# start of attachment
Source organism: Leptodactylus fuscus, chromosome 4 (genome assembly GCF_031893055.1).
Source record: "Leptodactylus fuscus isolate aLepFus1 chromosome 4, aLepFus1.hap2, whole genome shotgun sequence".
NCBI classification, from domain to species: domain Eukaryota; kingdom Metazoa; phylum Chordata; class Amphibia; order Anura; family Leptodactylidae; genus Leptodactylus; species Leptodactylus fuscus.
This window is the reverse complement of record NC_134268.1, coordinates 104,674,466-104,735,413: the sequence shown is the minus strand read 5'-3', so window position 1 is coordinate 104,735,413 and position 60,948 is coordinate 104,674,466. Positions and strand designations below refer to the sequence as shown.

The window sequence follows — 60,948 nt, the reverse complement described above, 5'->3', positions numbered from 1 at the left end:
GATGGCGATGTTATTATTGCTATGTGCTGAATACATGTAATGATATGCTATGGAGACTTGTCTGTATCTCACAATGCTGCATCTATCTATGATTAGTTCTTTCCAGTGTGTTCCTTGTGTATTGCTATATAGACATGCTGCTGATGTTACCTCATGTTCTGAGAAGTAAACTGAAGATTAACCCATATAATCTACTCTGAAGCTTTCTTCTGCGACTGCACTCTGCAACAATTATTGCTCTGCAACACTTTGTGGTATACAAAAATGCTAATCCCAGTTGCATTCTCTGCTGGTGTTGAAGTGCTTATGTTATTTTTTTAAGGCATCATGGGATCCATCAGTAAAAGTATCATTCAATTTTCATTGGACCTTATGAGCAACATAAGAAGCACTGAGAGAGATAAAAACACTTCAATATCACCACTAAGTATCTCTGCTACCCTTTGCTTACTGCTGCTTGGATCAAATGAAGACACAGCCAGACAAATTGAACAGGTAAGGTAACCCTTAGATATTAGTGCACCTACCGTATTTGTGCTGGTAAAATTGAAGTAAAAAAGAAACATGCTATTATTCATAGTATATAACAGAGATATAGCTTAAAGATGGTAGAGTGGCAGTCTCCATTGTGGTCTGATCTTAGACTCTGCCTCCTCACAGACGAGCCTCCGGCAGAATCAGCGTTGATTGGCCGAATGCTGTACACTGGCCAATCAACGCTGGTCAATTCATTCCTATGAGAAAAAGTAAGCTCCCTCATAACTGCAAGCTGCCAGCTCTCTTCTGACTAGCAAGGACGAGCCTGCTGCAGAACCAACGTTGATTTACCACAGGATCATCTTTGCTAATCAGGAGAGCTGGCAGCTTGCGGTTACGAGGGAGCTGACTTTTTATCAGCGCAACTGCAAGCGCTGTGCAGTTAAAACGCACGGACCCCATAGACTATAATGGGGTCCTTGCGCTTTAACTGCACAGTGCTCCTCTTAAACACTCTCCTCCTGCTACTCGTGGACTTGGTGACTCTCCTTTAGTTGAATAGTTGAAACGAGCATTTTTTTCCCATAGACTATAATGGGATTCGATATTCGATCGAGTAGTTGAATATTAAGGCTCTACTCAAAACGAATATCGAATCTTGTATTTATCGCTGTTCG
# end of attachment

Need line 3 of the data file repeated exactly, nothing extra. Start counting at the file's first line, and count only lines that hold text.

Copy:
NCBI classification, from domain to species: domain Eukaryota; kingdom Metazoa; phylum Chordata; class Amphibia; order Anura; family Leptodactylidae; genus Leptodactylus; species Leptodactylus fuscus.